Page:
We are interested in a wide number of topics including the evolutionary biology of phenotypic plasticity, the ecology and genetics of floral evolution, the effects of pollinator diversity on plant reproduction, the speciation process, the functionality of pollination networks, etc.

Phenotypic plasticity – causes, mechanisms, evolutionary effects

The phenotypic plasticity (PP) is the ability of some genotypes to produce different phenotypes when faced with different environmental conditions. All genotypes alter aspects of their phenotype when the environment varies. Still, the phenotypic response to large climatic variations is especially crucial for organisms that cannot move spatially, such as plants. In some instances, plasticity can be functional, allowing organisms to successfully cope with environmental changes through acclimatization, and can even be adaptive if accompanied by an increase in fitness. Thus, the ability of an organism to respond to or also anticipate environmental changes is crucial to its reproductive success and survival.

Project ADAPMAR 
The adaptive value of multivariate phenotypic plasticity in Moricandia arvensis: from genes to ecology

How organisms adapt to changing environments is a central question in ecology and evolution. Phenotypic plasticity, the ability of a genotype to produce alternative phenotypes when exposed to different environments, is a pervasive response of most organisms when facing varying conditions. Plastic responses of organisms are often active in order to avoid any reduction in fitness. This adaptive plasticity allows organisms to cope successfully with environmental changes. Although fundamental to understanding how plasticity evolves, demonstrating adaptive plasticity remains elusive. In this subproject, we use as model system Moricandia arvensis to investigate the adaptive value of the multivariate within-individual phenotypic plasticity (MWIP). This unique plant species responds to the two contrasting climatic conditions where it grows, mild and wet during spring but extremely dry and hot during summer, by exhibiting within-individual plasticity for many traits grouped in at least five functional groups (flower, leaf economics spectrum, photosynthetic metabolism, life history, and plant defenses). In particular, we will explore the ecological causes and limits as well as the genetic/epigenetic mechanisms triggering the MWIP. Among the latter, we will explore the role of differential gene expression, gene co-expression networks, alternative splicing, and small RNAs in the phenotypic plasticity elicited by contrasting environmental conditions. We will also analyze the role of methylation patterns in the expression of MWIP by producing whole genome methylomes to know which genic regions are affected by the methylation marks associated with the MWIP. We will also explore how antagonistic organisms, insect herbivores, elicit within-individual plasticity in some chemical defenses and determine whether this response varies in the spring and summer seasons. We will also evaluate whether herbivore-induced plasticity disrupts plant-pollinator interaction in both seasons. Afterward, we will determine how the optimal expression of plasticity in response to the abiotic environment can be impaired by the existence of certain limits imposed by the stress caused by herbivores. Linking the ecological and genetic part of this subproject, we will identify the differentially expressed genes associated with the herbivore-induced plastic response of the plant and whether this transcriptomic response caused by the herbivore damage vary between spring and summer conditions. Finally, we will explore whether herbivores modulate the systemic response of the transcriptome to the different environments. Altogether, our interdisciplinary project will contribute to filling important gaps in the theory of phenotypic plasticity.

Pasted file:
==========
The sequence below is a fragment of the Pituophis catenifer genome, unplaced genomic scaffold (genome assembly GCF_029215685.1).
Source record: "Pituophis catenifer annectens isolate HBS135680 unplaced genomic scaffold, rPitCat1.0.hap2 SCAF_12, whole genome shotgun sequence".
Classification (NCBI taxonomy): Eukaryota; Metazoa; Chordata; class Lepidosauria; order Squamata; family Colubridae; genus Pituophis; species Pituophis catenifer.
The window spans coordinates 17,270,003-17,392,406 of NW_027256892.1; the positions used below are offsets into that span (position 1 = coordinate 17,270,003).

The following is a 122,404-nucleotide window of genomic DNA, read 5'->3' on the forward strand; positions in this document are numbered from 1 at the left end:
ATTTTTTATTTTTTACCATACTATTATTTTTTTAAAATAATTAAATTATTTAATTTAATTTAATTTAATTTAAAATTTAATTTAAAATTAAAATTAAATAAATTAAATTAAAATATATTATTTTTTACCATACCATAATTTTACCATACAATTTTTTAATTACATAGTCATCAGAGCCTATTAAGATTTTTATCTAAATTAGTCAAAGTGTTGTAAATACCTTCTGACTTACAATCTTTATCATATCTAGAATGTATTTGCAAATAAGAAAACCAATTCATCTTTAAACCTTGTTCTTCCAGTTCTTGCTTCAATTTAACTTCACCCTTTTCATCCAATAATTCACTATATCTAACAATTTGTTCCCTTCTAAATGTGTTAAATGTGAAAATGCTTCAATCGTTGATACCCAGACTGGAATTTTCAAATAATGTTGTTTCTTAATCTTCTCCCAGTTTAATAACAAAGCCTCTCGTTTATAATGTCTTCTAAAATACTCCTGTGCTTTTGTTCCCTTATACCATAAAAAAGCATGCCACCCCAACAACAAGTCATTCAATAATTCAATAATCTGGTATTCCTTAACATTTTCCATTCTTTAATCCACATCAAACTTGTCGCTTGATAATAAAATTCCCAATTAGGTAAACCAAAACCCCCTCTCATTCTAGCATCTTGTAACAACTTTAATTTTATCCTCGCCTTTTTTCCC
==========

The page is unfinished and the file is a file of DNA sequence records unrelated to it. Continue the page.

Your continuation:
Project evoMOR 
Evolution of phenotypic plasticity in the genus Moricandia

In previous projects we have detected that Moricandia arvensis, a common plant in Andalusian agricultural areas, exhibits phenotypic plasticity for flowers, such that in spring it produces large, pigmented and dissymmetric flowers while in summer it produces white, small and rounded flowers. This is associated with a change in its pollination niche. In this project we will study the adaptive value of such plasticity, its genetic basis, its role in determining the colonizing nature of the species and finally explore how phenotypic plasticity has evolved throughout the genus Moricandia. We will determine the adaptive value of plasticity in Moricandia arvensis in floral (corolla and corolla tube size, petal pigmentation, corolla shape) and functional traits (specific leaf area, leaf dry mass, photosynthetic metabolism), studying the selection regimes that influence them. In addition, the importance of phenotypic plasticity of M. arvensis, which seems to have favored its ability to colonize new geographical areas with different environments, will be studied through field studies in different regions (native, introduced archaeophyte and introduced neophyte) of the current distribution area of the species, which will shed light on the presence of genetic accommodation. We will experimentally study whether non-plastic congeneric species under natural conditions can exhibit plasticity when forced to flower under different environmental conditions. Finally, we will analyze the genotype x environment interaction and the genetic regulatory networks that modulate phenotypic plasticity in this genus, including Iberian and African species that show different levels of plasticity. In this way we will be able to detect the existence of cryptic phenotypic plasticity and the possibility that a phenomenon of genetic assimilation has occurred throughout the evolutionary history of the genus. The global information obtained from this project will allow us to determine the real role that phenotypic plasticity has played in the ability of M. arvensis to spread throughout the Mediterranean and its ability to cope with a scenario of climate change. This information could be useful to know the real capacity of the plants to face the anthropogenic effects derived from global change.

Project MORE 
Phenotypic plasticity as a evolutionary driver in Moricandia